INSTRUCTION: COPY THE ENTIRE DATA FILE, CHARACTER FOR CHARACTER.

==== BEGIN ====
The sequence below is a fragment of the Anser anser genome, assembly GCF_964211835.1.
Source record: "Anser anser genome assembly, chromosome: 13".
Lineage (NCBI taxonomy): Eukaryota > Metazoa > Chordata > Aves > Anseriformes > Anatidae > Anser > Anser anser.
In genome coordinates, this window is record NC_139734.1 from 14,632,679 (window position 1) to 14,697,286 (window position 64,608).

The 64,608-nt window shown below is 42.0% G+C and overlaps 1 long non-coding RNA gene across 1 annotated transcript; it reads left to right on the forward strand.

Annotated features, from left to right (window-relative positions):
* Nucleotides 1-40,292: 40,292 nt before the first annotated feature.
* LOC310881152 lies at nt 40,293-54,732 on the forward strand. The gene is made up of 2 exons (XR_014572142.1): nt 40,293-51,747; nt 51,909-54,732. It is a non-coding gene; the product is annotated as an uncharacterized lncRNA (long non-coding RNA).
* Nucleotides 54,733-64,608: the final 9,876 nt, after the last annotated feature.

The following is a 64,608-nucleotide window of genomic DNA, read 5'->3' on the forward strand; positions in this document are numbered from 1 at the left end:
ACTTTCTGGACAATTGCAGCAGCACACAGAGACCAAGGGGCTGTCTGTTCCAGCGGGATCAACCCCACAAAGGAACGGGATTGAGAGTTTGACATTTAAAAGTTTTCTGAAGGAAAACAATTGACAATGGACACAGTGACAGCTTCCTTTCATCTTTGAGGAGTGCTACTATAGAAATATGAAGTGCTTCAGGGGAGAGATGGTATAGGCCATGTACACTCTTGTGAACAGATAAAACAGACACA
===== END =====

The sequence below is a fragment of the Anser anser genome, assembly GCF_964211835.1.
Source record: "Anser anser genome assembly, chromosome: 13".
Lineage (NCBI taxonomy): Eukaryota > Metazoa > Chordata > Aves > Anseriformes > Anatidae > Anser > Anser anser.
In genome coordinates, this window is record NC_139734.1 from 14,632,679 (window position 1) to 14,697,286 (window position 64,608).

The 64,608-nt window shown below is 42.0% G+C and overlaps 1 long non-coding RNA gene across 1 annotated transcript; it reads left to right on the forward strand.

Annotated features, from left to right (window-relative positions):
* Nucleotides 1-40,292: 40,292 nt before the first annotated feature.
* LOC310881152 lies at nt 40,293-54,732 on the forward strand. The gene is made up of 2 exons (XR_014572142.1): nt 40,293-51,747; nt 51,909-54,732. It is a non-coding gene; the product is annotated as an uncharacterized lncRNA (long non-coding RNA).
* Nucleotides 54,733-64,608: the final 9,876 nt, after the last annotated feature.

The following is a 64,608-nucleotide window of genomic DNA, read 5'->3' on the forward strand; positions in this document are numbered from 1 at the left end:
ACTTTCTGGACAATTGCAGCAGCACACAGAGACCAAGGGGCTGTCTGTTCCAGCGGGATCAACCCCACAAAGGAACGGGATTGAGAGTTTGACATTTAAAAGTTTTCTGAAGGAAAACAATTGACAATGGACACAGTGACAGCTTCCTTTCATCTTTGAGGAGTGCTACTATAGAAATATGAAGTGCTTCAGGGGAGAGATGGTATAGGCCATGTACACTCTTGTGAACAGATAAAACAGACACA